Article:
The start of any new school year is the perfect time to develop yourself in new ways that will
contribute to your future success in life. Preparing for college in a thoughtful way is far more
involved than stocking up on dorm room essentials. As you get ready for your move to
school, take time to create an action plan that will position you for success. By keeping your
academic and extracurricular involvements balanced, you will set the stage for your
professional career after college.
Whether you are a freshman at a new college, or a returning upperclassman, consider tackling
this in phases in order to strategically prepare yourself for the transition to a future
Before You Go
First, focus on what you would like to do. Which activities do you want to continue in
college? Explore the listings of clubs and organizations – consider activities you’re familiar
with, and be willing to try new things. It is essential to do this before you go, since the
options can be so varied it can be overwhelming. Large universities, like Michigan or UPenn,
have 1300+ organizations for students; while smaller colleges, like Bowdoin or Bates, have
100+ to choose from. Once you have a sense of what you’d like to do, you must understand
what the process is to join. Is it as simple as signing up or is there a competitive application
process? You might need to submit a resume or complete an essay or application. Create a
list of possibilities to more deeply explore and start any preparation now, before you get busy
Returning upperclassmen, should think seriously about pursuing leadership roles in the
organizations you are already committed to. Taking on roles and projects that will develop
both soft skills and hard skills you will need for future work experiences – experience in
web-design, social media, marketing & communications, and budgeting are all extremely
useful – will make you more attractive to employers.
Next, explore the profiles of your professors in your major. Find out where they came from
and learn about the nature of their research work. This will prepare you to recognize them
and have something to talk about besides their syllabus.
Meeting the people in your living group and other peers in your class is usually a fun
whirlwind of activity. Make time to just get to know people and form friendships. Ask people
to join you as you explore some of the organizations you’re interested in; and find out what
groups they are considering joining. Use orientation as an opportunity to get first-hand
exposure to clubs and other organizations, and to work side-by-side with existing members.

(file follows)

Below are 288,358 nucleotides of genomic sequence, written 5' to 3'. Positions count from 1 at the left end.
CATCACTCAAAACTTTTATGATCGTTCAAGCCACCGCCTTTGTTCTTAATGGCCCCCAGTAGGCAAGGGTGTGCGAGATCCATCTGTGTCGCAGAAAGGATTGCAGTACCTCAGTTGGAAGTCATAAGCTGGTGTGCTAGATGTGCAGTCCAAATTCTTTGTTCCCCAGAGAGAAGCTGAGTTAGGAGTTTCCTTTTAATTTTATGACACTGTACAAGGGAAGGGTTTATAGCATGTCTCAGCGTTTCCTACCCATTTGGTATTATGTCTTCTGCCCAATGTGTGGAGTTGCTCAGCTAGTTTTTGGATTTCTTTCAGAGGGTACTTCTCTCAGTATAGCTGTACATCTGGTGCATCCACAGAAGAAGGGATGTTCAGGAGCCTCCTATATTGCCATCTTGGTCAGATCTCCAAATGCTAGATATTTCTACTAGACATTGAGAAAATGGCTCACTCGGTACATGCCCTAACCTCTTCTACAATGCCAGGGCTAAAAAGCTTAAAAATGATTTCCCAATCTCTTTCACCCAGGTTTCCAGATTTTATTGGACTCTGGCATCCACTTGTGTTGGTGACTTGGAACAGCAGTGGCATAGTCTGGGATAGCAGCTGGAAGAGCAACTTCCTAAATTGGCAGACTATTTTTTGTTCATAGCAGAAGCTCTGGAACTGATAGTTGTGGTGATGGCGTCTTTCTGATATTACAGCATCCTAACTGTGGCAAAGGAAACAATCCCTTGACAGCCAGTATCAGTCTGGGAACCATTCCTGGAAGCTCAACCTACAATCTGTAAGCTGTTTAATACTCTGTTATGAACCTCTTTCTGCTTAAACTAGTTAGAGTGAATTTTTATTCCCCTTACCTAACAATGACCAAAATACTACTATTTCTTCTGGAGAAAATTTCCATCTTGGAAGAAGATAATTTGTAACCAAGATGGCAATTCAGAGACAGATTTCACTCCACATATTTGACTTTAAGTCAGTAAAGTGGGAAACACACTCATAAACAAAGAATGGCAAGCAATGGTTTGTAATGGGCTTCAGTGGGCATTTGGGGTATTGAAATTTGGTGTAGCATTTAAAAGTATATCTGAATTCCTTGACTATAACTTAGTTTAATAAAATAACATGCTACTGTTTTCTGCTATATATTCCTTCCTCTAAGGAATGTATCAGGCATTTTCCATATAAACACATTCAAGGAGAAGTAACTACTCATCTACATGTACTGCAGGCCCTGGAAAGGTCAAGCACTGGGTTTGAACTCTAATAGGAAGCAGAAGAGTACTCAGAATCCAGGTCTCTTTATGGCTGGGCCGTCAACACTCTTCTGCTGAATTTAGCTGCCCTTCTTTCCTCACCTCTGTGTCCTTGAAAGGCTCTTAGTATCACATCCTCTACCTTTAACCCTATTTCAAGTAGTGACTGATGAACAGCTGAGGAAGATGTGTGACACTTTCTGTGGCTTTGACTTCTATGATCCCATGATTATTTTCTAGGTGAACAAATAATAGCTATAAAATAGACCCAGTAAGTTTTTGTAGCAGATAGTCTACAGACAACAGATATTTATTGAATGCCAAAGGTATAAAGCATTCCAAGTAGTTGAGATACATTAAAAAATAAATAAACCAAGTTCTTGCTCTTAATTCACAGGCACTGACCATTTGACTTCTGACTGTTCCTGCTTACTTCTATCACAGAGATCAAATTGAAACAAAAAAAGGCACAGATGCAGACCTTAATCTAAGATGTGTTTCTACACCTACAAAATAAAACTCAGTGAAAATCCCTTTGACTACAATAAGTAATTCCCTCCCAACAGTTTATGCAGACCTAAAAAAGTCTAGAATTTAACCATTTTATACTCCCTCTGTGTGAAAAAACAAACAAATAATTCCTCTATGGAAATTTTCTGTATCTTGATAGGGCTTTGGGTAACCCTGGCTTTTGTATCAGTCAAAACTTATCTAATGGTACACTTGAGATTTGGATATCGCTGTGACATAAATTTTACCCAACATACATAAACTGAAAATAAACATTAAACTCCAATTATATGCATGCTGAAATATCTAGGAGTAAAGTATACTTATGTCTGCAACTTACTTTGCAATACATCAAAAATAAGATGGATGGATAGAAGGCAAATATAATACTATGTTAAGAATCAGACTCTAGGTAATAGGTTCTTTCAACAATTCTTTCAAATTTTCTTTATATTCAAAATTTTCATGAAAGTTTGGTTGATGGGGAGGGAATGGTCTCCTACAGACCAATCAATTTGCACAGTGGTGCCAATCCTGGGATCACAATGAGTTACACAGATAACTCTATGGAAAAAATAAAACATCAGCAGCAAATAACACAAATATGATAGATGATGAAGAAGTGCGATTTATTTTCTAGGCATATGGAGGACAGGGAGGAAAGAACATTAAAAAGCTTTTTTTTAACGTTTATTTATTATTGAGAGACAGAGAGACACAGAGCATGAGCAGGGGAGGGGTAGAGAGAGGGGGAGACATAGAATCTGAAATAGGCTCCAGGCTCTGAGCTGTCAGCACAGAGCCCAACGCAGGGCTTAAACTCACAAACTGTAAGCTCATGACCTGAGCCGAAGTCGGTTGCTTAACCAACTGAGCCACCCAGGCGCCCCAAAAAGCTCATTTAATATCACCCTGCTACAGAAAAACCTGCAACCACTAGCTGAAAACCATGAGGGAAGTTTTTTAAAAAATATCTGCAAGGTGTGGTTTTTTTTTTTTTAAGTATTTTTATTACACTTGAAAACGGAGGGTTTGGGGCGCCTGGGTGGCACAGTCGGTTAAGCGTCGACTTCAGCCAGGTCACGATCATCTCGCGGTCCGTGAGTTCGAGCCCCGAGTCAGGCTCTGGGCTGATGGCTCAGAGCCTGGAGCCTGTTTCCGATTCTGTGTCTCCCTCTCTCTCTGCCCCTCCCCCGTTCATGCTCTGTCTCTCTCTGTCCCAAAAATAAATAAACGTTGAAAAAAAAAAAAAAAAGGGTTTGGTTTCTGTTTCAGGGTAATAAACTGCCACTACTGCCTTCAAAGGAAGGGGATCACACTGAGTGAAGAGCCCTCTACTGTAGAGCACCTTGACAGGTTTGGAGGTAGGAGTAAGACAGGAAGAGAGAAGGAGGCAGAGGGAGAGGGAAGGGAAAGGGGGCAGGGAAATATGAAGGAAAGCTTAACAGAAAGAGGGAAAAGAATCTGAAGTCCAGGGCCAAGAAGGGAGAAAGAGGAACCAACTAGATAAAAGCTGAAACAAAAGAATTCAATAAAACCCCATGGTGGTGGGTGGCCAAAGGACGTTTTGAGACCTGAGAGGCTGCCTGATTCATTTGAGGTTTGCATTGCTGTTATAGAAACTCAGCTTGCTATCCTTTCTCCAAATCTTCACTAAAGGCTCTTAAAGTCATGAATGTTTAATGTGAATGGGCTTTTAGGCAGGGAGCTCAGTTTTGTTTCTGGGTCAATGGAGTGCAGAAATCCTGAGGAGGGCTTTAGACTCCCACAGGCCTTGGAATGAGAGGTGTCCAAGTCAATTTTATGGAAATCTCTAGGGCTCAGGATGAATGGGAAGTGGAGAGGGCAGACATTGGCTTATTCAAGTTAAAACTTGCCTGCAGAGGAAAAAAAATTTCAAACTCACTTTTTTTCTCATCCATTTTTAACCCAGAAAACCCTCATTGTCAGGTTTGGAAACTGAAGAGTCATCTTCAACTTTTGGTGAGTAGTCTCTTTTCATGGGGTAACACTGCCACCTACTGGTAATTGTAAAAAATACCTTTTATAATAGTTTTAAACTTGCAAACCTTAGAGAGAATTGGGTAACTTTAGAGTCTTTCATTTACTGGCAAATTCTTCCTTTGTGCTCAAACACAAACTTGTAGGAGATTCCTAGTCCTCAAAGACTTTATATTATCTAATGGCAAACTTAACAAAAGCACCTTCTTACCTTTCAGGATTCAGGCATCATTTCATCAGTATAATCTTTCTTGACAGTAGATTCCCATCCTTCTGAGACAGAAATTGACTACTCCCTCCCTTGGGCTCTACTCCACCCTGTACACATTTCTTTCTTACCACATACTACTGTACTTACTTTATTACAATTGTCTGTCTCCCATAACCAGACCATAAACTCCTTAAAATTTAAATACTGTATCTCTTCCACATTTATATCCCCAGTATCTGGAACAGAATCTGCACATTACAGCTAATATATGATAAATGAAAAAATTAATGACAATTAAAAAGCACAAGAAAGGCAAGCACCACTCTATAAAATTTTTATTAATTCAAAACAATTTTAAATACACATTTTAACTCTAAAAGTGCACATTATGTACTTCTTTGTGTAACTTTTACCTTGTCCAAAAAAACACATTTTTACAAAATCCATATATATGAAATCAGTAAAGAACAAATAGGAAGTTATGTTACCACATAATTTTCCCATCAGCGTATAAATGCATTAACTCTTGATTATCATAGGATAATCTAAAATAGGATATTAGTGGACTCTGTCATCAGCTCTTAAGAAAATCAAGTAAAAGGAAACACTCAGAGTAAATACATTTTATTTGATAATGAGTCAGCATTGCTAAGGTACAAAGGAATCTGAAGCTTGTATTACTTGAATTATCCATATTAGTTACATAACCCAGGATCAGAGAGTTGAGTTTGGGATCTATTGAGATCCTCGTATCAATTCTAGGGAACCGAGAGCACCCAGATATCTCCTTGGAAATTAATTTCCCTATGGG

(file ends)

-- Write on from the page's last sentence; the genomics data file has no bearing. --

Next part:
Some schools even host service-learning centers, where counselors will match students with
organizations based on talents and interests.
If you are considering joining a living group, such as a Fraternity or Sorority, learn about the
timetable for that selection process, the costs and the steps involved. This can be time
consuming, and may simultaneously impact your ability to participate in and grow into
leadership positions with other clubs.
If you belong to a religious community, explore the options to be engaged with peers at your
campus. Schools have groups like Hillel and the Newman Center, which have local campus
chapters and international membership. Locally hosted groups can be an opportunity to meet
professionals in your new community.
All of these groups offer further opportunity to develop and hone marketable skills.
Furthermore, by getting involved you will have a chance to meet more people who will in
turn form a foundation of the network that you will carry into your professional career.
Check Point – Are You Positioned for Success?
If you still need to choose or change your major, it is very important to make that a priority
once classes are underway. Many majors have prerequisites that need to be fulfilled to keep
you on track, both academically and professionally. Work with your academic advisor to
evaluate options and create an academic roadmap – planning ahead will give you the
flexibility when you’re an upperclassman to take more advanced courses or even study
abroad. Your residence hall advisor is another valuable resource to help you come up with a
plan that will work well for you.
Taking on a leadership role in an organization is another major predictor of success – but it
takes time to grow into these responsibilities. Get involved as a general member early in your
college career so you’re poised to take on leadership opportunities in the future.
Update your resume and LinkedIn Profile to showcase your new skills. Recruiters start their
internship and job recruiting early, and you never know who might be scanning your profile.
College to Career – Building the Bridge
These three phases help ensure that you make the most of school, academically, personally
and professionally. It’s vital to understand that the job marketplace is ever changing, and
students need to begin preparing for the workforce much earlier in their college careers
(especially compared to their parents). After settling in at school, ensure that you pursue
experiences that interest and develop you, and that will ultimately help differentiate you with
Learn where recent alumni in your program have focused their careers, and look to other
schools and outside resources for further advice – for example, Georgetown has a terrific site
that offers suggestions for “What Can I Do with a Major In…?” Consider the types of
internship experiences that will help you build a portfolio of experiences for the role you seek
longer term. You don’t have to know exactly what you want to do after graduation, but
cultivate some options and focus on developing the types of skills that can make you a
desirable employment candidate.